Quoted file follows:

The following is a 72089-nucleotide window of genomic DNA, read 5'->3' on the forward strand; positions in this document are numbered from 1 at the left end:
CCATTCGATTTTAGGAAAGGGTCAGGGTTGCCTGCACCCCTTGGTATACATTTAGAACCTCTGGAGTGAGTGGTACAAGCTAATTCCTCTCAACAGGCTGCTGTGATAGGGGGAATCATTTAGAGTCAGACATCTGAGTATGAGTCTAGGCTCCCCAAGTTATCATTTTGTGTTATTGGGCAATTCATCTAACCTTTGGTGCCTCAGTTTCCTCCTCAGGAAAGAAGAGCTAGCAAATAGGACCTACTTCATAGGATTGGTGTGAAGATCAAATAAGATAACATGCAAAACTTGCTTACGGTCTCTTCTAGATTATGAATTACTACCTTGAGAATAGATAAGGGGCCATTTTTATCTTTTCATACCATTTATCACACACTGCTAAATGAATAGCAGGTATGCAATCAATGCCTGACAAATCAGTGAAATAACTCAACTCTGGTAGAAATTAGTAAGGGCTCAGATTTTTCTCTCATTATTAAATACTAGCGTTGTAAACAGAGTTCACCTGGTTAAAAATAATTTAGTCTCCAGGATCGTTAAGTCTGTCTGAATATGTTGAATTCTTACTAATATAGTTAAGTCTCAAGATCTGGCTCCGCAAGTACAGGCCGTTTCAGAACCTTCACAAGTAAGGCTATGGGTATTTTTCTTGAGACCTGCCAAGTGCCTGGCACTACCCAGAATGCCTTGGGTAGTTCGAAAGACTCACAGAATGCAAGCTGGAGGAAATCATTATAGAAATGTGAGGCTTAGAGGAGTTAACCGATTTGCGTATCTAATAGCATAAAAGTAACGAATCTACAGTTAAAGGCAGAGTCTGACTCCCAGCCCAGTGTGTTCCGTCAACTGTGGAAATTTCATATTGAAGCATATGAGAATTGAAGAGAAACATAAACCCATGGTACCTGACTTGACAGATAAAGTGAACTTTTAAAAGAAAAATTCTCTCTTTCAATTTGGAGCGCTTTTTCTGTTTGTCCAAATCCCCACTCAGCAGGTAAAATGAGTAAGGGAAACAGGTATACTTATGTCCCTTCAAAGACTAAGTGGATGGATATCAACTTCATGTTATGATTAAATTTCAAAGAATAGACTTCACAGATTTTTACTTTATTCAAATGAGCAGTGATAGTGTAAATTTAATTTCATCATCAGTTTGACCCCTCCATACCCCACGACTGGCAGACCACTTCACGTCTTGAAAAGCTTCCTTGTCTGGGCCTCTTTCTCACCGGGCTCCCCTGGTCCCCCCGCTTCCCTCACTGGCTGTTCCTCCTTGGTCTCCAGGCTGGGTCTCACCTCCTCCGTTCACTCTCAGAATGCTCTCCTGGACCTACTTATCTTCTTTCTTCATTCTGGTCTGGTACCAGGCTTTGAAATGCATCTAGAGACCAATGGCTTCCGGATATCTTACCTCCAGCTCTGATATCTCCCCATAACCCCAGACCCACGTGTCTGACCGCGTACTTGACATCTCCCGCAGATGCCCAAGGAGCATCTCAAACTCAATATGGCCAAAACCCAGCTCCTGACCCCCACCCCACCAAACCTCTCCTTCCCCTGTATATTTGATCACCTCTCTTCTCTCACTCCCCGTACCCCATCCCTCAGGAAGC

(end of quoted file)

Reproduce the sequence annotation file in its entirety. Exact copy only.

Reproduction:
The following is a 72089-nucleotide window of genomic DNA, read 5'->3' on the forward strand; positions in this document are numbered from 1 at the left end:
CCATTCGATTTTAGGAAAGGGTCAGGGTTGCCTGCACCCCTTGGTATACATTTAGAACCTCTGGAGTGAGTGGTACAAGCTAATTCCTCTCAACAGGCTGCTGTGATAGGGGGAATCATTTAGAGTCAGACATCTGAGTATGAGTCTAGGCTCCCCAAGTTATCATTTTGTGTTATTGGGCAATTCATCTAACCTTTGGTGCCTCAGTTTCCTCCTCAGGAAAGAAGAGCTAGCAAATAGGACCTACTTCATAGGATTGGTGTGAAGATCAAATAAGATAACATGCAAAACTTGCTTACGGTCTCTTCTAGATTATGAATTACTACCTTGAGAATAGATAAGGGGCCATTTTTATCTTTTCATACCATTTATCACACACTGCTAAATGAATAGCAGGTATGCAATCAATGCCTGACAAATCAGTGAAATAACTCAACTCTGGTAGAAATTAGTAAGGGCTCAGATTTTTCTCTCATTATTAAATACTAGCGTTGTAAACAGAGTTCACCTGGTTAAAAATAATTTAGTCTCCAGGATCGTTAAGTCTGTCTGAATATGTTGAATTCTTACTAATATAGTTAAGTCTCAAGATCTGGCTCCGCAAGTACAGGCCGTTTCAGAACCTTCACAAGTAAGGCTATGGGTATTTTTCTTGAGACCTGCCAAGTGCCTGGCACTACCCAGAATGCCTTGGGTAGTTCGAAAGACTCACAGAATGCAAGCTGGAGGAAATCATTATAGAAATGTGAGGCTTAGAGGAGTTAACCGATTTGCGTATCTAATAGCATAAAAGTAACGAATCTACAGTTAAAGGCAGAGTCTGACTCCCAGCCCAGTGTGTTCCGTCAACTGTGGAAATTTCATATTGAAGCATATGAGAATTGAAGAGAAACATAAACCCATGGTACCTGACTTGACAGATAAAGTGAACTTTTAAAAGAAAAATTCTCTCTTTCAATTTGGAGCGCTTTTTCTGTTTGTCCAAATCCCCACTCAGCAGGTAAAATGAGTAAGGGAAACAGGTATACTTATGTCCCTTCAAAGACTAAGTGGATGGATATCAACTTCATGTTATGATTAAATTTCAAAGAATAGACTTCACAGATTTTTACTTTATTCAAATGAGCAGTGATAGTGTAAATTTAATTTCATCATCAGTTTGACCCCTCCATACCCCACGACTGGCAGACCACTTCACGTCTTGAAAAGCTTCCTTGTCTGGGCCTCTTTCTCACCGGGCTCCCCTGGTCCCCCCGCTTCCCTCACTGGCTGTTCCTCCTTGGTCTCCAGGCTGGGTCTCACCTCCTCCGTTCACTCTCAGAATGCTCTCCTGGACCTACTTATCTTCTTTCTTCATTCTGGTCTGGTACCAGGCTTTGAAATGCATCTAGAGACCAATGGCTTCCGGATATCTTACCTCCAGCTCTGATATCTCCCCATAACCCCAGACCCACGTGTCTGACCGCGTACTTGACATCTCCCGCAGATGCCCAAGGAGCATCTCAAACTCAATATGGCCAAAACCCAGCTCCTGACCCCCACCCCACCAAACCTCTCCTTCCCCTGTATATTTGATCACCTCTCTTCTCTCACTCCCCGTACCCCATCCCTCAGGAAGC